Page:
- Richard

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Posted by Anonymous (80.229.xx.xx) on Wed 13 Jul 2005 at 07:54
I quite like mplayer, while not in the main debian archive for various dodgy legal issues around DeCSS [and others?], you jsut type "mplayer foo.mp3" at the command line and it plays the song/video/whatever. Learn as much or as little of its interface as you wish, its got command line options coming out of its ears.

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Posted by ajt (204.193.xx.xx) on Wed 13 Jul 2005 at 12:10
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MPlayer is a powerful tool, shame about it's status - though I hear it will soon be in Debian offically - though it may have it's wings clipped.

Command line tools are okay, but not for "normal" people like my better half, she needs a clear simple GUI, even if it's only driving the same backend non GUI application.

However I will have to investigate MPlayer more, just for myself.

--
"It's Not Magic, It's Work"
Adam

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Posted by Anonymous (62.47.xx.xx) on Wed 13 Jul 2005 at 16:14
My favourite musicplayer is Beep-Media-Player, a GTK2-port of XMMS. For videos i prefer totem (xine-version).

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Posted by Anonymous (168.18.xx.xx) on Sun 17 Jul 2005 at 23:32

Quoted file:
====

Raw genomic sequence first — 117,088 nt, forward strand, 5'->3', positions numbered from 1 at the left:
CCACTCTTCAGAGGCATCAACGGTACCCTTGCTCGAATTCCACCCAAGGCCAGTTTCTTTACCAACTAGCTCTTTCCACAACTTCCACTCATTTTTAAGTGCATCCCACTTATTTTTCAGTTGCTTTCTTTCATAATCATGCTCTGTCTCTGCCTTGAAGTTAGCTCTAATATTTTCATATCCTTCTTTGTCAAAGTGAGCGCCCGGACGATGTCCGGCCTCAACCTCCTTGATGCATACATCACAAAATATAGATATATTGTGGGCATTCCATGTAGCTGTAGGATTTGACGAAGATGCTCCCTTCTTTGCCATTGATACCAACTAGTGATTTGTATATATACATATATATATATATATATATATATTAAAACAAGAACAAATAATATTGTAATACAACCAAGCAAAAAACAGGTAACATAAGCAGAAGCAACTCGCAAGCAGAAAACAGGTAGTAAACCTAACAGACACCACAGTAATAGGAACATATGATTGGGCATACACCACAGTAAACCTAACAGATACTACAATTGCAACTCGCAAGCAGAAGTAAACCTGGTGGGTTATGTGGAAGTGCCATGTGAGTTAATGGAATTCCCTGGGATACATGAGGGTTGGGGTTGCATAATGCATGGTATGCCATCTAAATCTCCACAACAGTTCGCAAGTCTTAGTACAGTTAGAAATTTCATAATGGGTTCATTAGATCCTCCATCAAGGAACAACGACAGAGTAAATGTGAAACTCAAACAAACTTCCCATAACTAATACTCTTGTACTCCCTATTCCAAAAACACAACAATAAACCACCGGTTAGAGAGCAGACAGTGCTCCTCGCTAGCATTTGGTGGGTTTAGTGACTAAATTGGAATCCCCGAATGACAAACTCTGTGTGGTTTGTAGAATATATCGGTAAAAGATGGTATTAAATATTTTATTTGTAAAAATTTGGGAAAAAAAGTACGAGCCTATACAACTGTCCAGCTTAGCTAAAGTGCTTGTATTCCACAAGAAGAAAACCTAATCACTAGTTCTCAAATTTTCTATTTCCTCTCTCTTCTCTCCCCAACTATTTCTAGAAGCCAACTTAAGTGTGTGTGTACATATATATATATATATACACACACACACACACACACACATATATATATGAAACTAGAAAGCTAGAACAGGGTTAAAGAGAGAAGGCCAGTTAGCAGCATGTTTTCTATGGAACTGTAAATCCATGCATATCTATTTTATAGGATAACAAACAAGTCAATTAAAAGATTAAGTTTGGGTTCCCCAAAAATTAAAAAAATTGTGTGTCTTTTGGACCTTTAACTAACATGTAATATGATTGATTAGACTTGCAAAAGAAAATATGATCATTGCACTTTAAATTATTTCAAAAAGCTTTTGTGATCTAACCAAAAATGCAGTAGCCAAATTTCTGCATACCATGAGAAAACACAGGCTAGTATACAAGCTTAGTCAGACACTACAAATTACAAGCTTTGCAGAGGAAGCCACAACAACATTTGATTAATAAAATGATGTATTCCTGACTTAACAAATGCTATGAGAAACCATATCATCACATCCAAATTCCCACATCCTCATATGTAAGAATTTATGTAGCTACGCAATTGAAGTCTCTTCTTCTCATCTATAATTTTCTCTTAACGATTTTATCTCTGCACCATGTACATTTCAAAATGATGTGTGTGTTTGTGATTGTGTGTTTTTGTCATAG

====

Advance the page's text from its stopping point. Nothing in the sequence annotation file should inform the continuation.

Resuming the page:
That's exactly what I use :)

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Posted by Anonymous (80.77.xx.xx) on Wed 13 Jul 2005 at 08:25
I use pretty regularly amaroK, KPlayer (MPlayer "unskinned" frontend), Kaffeine and XMMS.

GUI-wise, amaroK tries to be different and IMHO si very good, stable and all. They are still behind on networking support though, streams and "web" playlists regularly stop without any notice.

Kaffeine also is not bad, simple and essential, but v.0.6 on my Sid crashes every time I try to open a single file (?!).

KPlayer is a no-frill MPlayer frontend, similar to the original Windows Media Player; you obviously need to install MPlayer first (packages are available in the Marillat repository), but then you get its full decoding power in a basic Qt fashion.

XMMS, well, it's a Winamp clone, so you really need to find a skin that can suit you. However, in my experience, it's the best player for the Net; when it comes to internet radio stations or playlists full of links to publicly-available files, XMMS beats the crap out of any other player.

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Posted by ajt (204.193.xx.xx) on Wed 13 Jul 2005 at 12:03
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I'd agree that amaroK is different. I've also found it to be mostly stable and the GUI seems to be obvious. I like the fact it minimises to nothing, and the the basic GUI is KDE standard rather than some funky bitmap disaster.

I've tried Kaffeine since I posted this rant, and it's not bad, nicer looking that the plain xine-ui. However xine and hence Kaffeine still crashes when playing MP3.

I've not tried KPlayer.